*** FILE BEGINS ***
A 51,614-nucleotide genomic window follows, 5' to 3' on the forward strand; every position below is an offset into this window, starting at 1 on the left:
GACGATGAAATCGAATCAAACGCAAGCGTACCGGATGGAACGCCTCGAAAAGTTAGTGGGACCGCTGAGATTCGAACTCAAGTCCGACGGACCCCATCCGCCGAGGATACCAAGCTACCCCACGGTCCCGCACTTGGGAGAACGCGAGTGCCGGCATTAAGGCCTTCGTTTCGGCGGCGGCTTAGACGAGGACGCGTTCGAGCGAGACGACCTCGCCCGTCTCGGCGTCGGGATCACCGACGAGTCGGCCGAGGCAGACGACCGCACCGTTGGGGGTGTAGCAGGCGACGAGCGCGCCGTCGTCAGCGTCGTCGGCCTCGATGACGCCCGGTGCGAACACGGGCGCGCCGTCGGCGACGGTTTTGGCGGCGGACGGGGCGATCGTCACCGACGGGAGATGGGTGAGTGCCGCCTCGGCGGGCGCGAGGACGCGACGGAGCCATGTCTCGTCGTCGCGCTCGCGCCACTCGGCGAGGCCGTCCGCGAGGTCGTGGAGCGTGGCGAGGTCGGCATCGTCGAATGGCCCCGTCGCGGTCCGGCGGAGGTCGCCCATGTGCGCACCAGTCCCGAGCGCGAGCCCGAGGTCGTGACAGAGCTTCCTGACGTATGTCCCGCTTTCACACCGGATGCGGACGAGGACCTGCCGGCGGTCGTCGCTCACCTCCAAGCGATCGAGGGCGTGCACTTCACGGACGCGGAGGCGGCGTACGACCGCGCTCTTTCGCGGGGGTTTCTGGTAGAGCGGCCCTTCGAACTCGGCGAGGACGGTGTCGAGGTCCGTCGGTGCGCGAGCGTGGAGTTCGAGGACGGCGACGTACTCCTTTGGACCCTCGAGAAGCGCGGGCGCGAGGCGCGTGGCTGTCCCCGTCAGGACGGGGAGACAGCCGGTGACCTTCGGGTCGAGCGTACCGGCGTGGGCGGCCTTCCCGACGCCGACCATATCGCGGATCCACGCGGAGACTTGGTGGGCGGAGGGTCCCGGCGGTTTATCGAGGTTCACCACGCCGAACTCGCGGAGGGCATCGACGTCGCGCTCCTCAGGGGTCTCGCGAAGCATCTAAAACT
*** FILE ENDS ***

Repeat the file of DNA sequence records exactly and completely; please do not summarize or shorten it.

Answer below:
A 51,614-nucleotide genomic window follows, 5' to 3' on the forward strand; every position below is an offset into this window, starting at 1 on the left:
GACGATGAAATCGAATCAAACGCAAGCGTACCGGATGGAACGCCTCGAAAAGTTAGTGGGACCGCTGAGATTCGAACTCAAGTCCGACGGACCCCATCCGCCGAGGATACCAAGCTACCCCACGGTCCCGCACTTGGGAGAACGCGAGTGCCGGCATTAAGGCCTTCGTTTCGGCGGCGGCTTAGACGAGGACGCGTTCGAGCGAGACGACCTCGCCCGTCTCGGCGTCGGGATCACCGACGAGTCGGCCGAGGCAGACGACCGCACCGTTGGGGGTGTAGCAGGCGACGAGCGCGCCGTCGTCAGCGTCGTCGGCCTCGATGACGCCCGGTGCGAACACGGGCGCGCCGTCGGCGACGGTTTTGGCGGCGGACGGGGCGATCGTCACCGACGGGAGATGGGTGAGTGCCGCCTCGGCGGGCGCGAGGACGCGACGGAGCCATGTCTCGTCGTCGCGCTCGCGCCACTCGGCGAGGCCGTCCGCGAGGTCGTGGAGCGTGGCGAGGTCGGCATCGTCGAATGGCCCCGTCGCGGTCCGGCGGAGGTCGCCCATGTGCGCACCAGTCCCGAGCGCGAGCCCGAGGTCGTGACAGAGCTTCCTGACGTATGTCCCGCTTTCACACCGGATGCGGACGAGGACCTGCCGGCGGTCGTCGCTCACCTCCAAGCGATCGAGGGCGTGCACTTCACGGACGCGGAGGCGGCGTACGACCGCGCTCTTTCGCGGGGGTTTCTGGTAGAGCGGCCCTTCGAACTCGGCGAGGACGGTGTCGAGGTCCGTCGGTGCGCGAGCGTGGAGTTCGAGGACGGCGACGTACTCCTTTGGACCCTCGAGAAGCGCGGGCGCGAGGCGCGTGGCTGTCCCCGTCAGGACGGGGAGACAGCCGGTGACCTTCGGGTCGAGCGTACCGGCGTGGGCGGCCTTCCCGACGCCGACCATATCGCGGATCCACGCGGAGACTTGGTGGGCGGAGGGTCCCGGCGGTTTATCGAGGTTCACCACGCCGAACTCGCGGAGGGCATCGACGTCGCGCTCCTCAGGGGTCTCGCGAAGCATCTAAAACT